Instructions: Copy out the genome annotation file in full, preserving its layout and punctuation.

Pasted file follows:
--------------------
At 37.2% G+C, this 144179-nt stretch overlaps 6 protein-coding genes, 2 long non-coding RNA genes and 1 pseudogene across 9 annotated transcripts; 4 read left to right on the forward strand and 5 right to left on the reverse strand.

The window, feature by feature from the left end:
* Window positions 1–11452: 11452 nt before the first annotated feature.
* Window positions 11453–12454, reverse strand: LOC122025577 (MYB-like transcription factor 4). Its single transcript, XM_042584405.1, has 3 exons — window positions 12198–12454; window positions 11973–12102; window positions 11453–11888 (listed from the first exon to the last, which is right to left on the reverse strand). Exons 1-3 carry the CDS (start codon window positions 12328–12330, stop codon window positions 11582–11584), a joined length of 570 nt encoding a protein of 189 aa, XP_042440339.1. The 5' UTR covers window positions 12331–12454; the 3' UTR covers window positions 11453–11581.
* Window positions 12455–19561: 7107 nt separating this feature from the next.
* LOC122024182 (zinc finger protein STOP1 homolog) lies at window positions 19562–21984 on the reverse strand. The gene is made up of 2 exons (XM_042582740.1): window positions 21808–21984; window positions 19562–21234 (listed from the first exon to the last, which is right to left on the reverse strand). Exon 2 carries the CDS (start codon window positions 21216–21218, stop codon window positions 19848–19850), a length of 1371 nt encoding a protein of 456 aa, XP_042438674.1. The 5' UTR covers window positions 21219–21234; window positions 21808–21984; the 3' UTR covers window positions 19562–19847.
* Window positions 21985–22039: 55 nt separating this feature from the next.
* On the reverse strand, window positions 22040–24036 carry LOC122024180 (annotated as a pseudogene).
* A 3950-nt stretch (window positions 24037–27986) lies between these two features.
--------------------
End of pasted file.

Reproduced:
At 37.2% G+C, this 144179-nt stretch overlaps 6 protein-coding genes, 2 long non-coding RNA genes and 1 pseudogene across 9 annotated transcripts; 4 read left to right on the forward strand and 5 right to left on the reverse strand.

The window, feature by feature from the left end:
* Window positions 1–11452: 11452 nt before the first annotated feature.
* Window positions 11453–12454, reverse strand: LOC122025577 (MYB-like transcription factor 4). Its single transcript, XM_042584405.1, has 3 exons — window positions 12198–12454; window positions 11973–12102; window positions 11453–11888 (listed from the first exon to the last, which is right to left on the reverse strand). Exons 1-3 carry the CDS (start codon window positions 12328–12330, stop codon window positions 11582–11584), a joined length of 570 nt encoding a protein of 189 aa, XP_042440339.1. The 5' UTR covers window positions 12331–12454; the 3' UTR covers window positions 11453–11581.
* Window positions 12455–19561: 7107 nt separating this feature from the next.
* LOC122024182 (zinc finger protein STOP1 homolog) lies at window positions 19562–21984 on the reverse strand. The gene is made up of 2 exons (XM_042582740.1): window positions 21808–21984; window positions 19562–21234 (listed from the first exon to the last, which is right to left on the reverse strand). Exon 2 carries the CDS (start codon window positions 21216–21218, stop codon window positions 19848–19850), a length of 1371 nt encoding a protein of 456 aa, XP_042438674.1. The 5' UTR covers window positions 21219–21234; window positions 21808–21984; the 3' UTR covers window positions 19562–19847.
* Window positions 21985–22039: 55 nt separating this feature from the next.
* On the reverse strand, window positions 22040–24036 carry LOC122024180 (annotated as a pseudogene).
* A 3950-nt stretch (window positions 24037–27986) lies between these two features.